By Carmen Saffioti
Published: October 24th, 2018
Central Park Five, directed by Ken Burns, is a testament to racism, injustice, and corruption in modern-day America. The film is very impressive in telling the facts and getting perspectives from many people involved in the case. The pacing of the documentary is also impressive, building tension to the boys being incarcerated. In the documentary film, viewers can relate the problems seen in films to those in real life, such as the problem of mass incarceration in the USA – the country imprisons the most people per capita. Despite the clear racism and systematic injustice in the film, the most tragic moments are the human ones. The documentary does a great job at organizing the events and emotions involved in a tasteful manner– for both the victim jogger and the boys who were falsely imprisoned.
The documentary begins with the five men’s childhoods. This does a great job at humanizing the men at the center of the film. It is also a testament to their innocence which they lost during the trial and while in prison. Their innocence that we see at this point of the documentary strongly contradicts what the press depicts. This aspect of the film makes the racism and sensationalism of the press at the time look truly appalling.
The end of the film also did a great job at humanizing the men in the film. The men talked about the opportunities they missed– having a career, traveling, getting married and that no amount of money given to them can restore their youth. It is a reminder of the heavy toll that prisoners have to pay in America. Although the men are freed from prison, the documentary does not end “happily.”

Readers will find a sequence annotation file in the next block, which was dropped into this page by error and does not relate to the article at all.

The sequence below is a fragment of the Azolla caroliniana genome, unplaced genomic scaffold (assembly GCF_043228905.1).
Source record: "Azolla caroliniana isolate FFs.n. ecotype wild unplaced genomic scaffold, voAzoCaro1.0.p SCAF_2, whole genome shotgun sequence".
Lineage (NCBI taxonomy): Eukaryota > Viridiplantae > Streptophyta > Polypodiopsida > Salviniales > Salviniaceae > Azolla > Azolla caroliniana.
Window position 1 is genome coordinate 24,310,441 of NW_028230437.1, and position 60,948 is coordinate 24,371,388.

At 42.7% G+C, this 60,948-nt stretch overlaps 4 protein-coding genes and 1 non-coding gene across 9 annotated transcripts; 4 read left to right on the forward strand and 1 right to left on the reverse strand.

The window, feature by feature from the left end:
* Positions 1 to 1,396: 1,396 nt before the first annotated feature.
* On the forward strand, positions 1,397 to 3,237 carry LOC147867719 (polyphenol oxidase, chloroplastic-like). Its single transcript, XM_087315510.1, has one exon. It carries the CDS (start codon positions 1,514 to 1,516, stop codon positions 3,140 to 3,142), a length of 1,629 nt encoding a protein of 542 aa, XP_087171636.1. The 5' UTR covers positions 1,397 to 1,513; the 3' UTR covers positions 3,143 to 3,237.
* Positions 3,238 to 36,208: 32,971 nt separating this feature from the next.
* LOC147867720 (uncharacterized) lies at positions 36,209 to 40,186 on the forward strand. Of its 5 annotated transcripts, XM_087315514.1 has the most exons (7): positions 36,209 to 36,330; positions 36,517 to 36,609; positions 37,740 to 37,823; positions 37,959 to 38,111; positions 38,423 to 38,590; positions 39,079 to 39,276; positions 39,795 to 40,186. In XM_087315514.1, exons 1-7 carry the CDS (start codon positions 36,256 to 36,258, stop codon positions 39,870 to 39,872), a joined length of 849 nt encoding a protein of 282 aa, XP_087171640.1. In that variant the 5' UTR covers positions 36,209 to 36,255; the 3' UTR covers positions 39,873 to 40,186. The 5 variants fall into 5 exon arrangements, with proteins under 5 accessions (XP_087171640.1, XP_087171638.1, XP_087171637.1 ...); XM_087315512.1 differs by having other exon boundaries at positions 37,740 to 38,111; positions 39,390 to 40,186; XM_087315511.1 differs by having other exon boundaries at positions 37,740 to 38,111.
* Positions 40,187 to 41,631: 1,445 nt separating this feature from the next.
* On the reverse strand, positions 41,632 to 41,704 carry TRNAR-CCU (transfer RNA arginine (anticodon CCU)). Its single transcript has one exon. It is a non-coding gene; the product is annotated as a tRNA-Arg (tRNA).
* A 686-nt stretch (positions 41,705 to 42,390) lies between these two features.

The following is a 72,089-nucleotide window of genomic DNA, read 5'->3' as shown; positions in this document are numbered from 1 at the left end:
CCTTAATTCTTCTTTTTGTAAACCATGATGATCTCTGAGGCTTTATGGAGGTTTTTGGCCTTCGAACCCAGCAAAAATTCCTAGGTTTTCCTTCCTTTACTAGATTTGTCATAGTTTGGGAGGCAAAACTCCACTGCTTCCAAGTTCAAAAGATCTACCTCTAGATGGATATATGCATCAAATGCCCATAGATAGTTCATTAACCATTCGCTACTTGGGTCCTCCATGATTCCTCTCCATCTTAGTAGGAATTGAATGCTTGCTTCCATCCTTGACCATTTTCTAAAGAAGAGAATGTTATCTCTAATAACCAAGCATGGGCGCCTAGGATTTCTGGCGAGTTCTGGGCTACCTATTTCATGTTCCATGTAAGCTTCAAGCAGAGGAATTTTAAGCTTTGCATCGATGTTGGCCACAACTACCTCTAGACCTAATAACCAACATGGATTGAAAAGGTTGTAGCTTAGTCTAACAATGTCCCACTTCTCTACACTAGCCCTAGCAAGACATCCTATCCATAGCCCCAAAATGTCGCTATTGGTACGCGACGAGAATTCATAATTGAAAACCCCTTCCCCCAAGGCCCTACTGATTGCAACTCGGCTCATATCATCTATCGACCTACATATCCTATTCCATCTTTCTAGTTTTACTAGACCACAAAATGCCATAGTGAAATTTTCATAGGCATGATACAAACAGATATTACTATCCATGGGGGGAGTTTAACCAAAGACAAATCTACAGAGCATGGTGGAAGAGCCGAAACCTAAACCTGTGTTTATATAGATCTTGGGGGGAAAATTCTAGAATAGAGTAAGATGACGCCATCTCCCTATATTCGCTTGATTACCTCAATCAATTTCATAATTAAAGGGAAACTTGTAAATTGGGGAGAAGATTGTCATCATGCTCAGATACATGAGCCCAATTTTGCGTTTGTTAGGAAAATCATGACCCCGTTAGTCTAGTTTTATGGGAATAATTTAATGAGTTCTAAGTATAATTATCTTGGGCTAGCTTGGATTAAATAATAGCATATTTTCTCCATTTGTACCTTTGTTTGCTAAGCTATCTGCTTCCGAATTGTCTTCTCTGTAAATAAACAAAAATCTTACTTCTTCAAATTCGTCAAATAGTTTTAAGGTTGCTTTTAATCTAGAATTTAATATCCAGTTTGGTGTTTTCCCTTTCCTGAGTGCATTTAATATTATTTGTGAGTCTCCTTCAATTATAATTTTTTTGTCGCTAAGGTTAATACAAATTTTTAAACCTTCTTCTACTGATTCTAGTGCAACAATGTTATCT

I was pleasantly surprised how the documentary handled the jogger’s story as well. Instead of being a nameless victim throughout the film, the film carefully documented her case in a way that was very respectful. The choice to include her name in the film is also a humanizing one. Trisha Meili’s story is very moving, yet she does not remember the events that led to her tragedy. However, in her place, the public, the press, and the prosecutors antagonized the Central Park Five as a part of a “war on crime” agenda in New York City. I was angered during the film when the prosecutors of this case brought in Meili as a part of their argument, even though she does not recall her attack. I found that this was both a manipulation of the facts and of Meili. Finally, what I found most tragic is that the justice system failed Meili as well. They failed to find her attacker, so he was able to continue his crimes while they imprisoned five innocent people.
As a result of questionable tactics by the NYPD, the five men were put under pressure for hours. Since they were children at the time, they did not understand the implications of their actions. Their parents were misled about what they were being held for, they were not offered an attorney, and they were made to believe that they could not go home until they made a false confession. These tactics are cruel and should be made illegal, yet this is not uncommon in our current criminal justice system. As prosecutors want to build up their reputation as “tough on crime,” they use more and more of these techniques.